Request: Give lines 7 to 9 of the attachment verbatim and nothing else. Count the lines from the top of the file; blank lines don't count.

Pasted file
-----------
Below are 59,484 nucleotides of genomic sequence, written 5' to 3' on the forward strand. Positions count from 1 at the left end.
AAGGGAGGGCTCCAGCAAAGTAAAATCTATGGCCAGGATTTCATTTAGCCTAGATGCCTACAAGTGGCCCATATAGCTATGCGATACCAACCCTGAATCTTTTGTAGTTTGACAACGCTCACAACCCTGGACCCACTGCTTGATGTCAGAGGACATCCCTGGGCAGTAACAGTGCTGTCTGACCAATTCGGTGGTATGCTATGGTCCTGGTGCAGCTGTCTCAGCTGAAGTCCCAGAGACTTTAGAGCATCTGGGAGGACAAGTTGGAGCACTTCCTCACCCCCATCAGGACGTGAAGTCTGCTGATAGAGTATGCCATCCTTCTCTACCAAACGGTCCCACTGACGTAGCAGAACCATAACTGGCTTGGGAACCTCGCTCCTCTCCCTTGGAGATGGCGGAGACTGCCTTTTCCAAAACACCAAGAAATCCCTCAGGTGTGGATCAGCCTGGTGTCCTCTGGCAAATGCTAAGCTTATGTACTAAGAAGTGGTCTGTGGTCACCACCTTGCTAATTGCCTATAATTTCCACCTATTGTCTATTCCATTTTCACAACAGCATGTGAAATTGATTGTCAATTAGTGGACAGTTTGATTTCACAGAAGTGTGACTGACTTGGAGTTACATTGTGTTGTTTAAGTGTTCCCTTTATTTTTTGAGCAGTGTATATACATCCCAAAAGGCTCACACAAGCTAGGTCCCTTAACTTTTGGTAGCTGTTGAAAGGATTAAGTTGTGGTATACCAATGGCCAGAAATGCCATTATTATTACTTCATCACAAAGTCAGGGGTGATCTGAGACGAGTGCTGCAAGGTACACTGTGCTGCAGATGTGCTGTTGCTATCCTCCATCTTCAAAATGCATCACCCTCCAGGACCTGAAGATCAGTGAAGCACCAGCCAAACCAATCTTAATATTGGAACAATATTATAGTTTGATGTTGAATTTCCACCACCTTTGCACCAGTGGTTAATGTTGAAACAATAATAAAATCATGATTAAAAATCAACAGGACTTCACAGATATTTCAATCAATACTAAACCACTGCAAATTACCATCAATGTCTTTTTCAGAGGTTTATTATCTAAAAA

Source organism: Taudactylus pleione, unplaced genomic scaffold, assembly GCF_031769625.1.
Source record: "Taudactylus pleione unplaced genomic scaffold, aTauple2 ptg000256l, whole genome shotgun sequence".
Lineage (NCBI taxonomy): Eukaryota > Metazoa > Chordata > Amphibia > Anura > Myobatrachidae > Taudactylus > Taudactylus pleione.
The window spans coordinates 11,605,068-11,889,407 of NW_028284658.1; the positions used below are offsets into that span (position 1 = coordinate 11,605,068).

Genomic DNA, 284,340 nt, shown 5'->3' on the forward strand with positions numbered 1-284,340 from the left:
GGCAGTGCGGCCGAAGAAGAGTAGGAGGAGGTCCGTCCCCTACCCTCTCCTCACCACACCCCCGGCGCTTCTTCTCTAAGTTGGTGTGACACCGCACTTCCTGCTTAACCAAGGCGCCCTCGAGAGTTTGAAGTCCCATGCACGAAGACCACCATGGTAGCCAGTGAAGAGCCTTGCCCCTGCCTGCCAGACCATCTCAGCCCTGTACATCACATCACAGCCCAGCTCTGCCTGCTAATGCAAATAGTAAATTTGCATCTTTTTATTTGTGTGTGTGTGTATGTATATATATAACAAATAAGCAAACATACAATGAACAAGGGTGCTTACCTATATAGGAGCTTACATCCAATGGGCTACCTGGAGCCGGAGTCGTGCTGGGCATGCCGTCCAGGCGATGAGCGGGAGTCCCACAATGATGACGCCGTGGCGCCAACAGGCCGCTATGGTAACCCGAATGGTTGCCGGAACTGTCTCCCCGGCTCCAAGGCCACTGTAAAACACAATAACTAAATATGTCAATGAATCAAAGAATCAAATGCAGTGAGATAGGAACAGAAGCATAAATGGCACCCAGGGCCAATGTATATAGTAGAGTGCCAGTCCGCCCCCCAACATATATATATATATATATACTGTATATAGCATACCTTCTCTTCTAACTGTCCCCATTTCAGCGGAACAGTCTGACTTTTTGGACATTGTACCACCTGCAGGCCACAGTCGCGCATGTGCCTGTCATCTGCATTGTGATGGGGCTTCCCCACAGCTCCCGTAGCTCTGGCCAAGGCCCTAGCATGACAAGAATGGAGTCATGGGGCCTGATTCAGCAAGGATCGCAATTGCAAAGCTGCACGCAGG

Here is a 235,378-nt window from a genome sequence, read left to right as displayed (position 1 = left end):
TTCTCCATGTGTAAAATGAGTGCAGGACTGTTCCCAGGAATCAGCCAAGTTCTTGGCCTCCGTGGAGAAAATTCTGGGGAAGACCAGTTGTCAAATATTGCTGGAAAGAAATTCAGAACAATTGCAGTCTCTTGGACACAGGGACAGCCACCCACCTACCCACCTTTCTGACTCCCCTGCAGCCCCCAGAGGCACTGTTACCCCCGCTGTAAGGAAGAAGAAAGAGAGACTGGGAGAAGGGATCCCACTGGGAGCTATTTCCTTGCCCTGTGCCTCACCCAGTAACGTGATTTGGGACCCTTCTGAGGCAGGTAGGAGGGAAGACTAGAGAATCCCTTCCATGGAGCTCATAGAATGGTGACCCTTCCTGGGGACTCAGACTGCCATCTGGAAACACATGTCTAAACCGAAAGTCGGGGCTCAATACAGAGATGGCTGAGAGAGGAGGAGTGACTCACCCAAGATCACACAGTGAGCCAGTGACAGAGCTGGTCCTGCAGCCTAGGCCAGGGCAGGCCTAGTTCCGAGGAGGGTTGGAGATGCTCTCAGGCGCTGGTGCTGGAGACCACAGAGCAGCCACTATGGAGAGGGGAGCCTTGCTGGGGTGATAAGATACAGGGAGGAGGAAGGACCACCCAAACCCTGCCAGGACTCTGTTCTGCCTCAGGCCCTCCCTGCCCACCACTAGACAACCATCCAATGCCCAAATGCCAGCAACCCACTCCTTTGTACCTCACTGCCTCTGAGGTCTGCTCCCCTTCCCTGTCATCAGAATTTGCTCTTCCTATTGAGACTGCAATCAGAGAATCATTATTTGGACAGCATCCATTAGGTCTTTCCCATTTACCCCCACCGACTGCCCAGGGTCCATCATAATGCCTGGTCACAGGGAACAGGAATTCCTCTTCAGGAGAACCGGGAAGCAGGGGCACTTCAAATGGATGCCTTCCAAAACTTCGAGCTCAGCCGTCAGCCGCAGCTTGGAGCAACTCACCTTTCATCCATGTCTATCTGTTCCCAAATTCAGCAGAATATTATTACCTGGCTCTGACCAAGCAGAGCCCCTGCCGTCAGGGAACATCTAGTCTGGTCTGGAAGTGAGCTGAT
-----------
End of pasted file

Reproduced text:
Genomic DNA, 284,340 nt, shown 5'->3' on the forward strand with positions numbered 1-284,340 from the left:
GGCAGTGCGGCCGAAGAAGAGTAGGAGGAGGTCCGTCCCCTACCCTCTCCTCACCACACCCCCGGCGCTTCTTCTCTAAGTTGGTGTGACACCGCACTTCCTGCTTAACCAAGGCGCCCTCGAGAGTTTGAAGTCCCATGCACGAAGACCACCATGGTAGCCAGTGAAGAGCCTTGCCCCTGCCTGCCAGACCATCTCAGCCCTGTACATCACATCACAGCCCAGCTCTGCCTGCTAATGCAAATAGTAAATTTGCATCTTTTTATTTGTGTGTGTGTGTATGTATATATATAACAAATAAGCAAACATACAATGAACAAGGGTGCTTACCTATATAGGAGCTTACATCCAATGGGCTACCTGGAGCCGGAGTCGTGCTGGGCATGCCGTCCAGGCGATGAGCGGGAGTCCCACAATGATGACGCCGTGGCGCCAACAGGCCGCTATGGTAACCCGAATGGTTGCCGGAACTGTCTCCCCGGCTCCAAGGCCACTGTAAAACACAATAACTAAATATGTCAATGAATCAAAGAATCAAATGCAGTGAGATAGGAACAGAAGCATAAATGGCACCCAGGGCCAATGTATATAGTAGAGTGCCAGTCCGCCCCCCAACATATATATATATATATATACTGTATATAGCATACCTTCTCTTCTAACTGTCCCCATTTCAGCGGAACAGTCTGACTTTTTGGACATTGTACCACCTGCAGGCCACAGTCGCGCATGTGCCTGTCATCTGCATTGTGATGGGGCTTCCCCACAGCTCCCGTAGCTCTGGCCAAGGCCCTAGCATGACAAGAATGGAGTCATGGGGCCTGATTCAGCAAGGATCGCAATTGCAAAGCTGCACGCAGG

Here is a 235,378-nt window from a genome sequence, read left to right as displayed (position 1 = left end):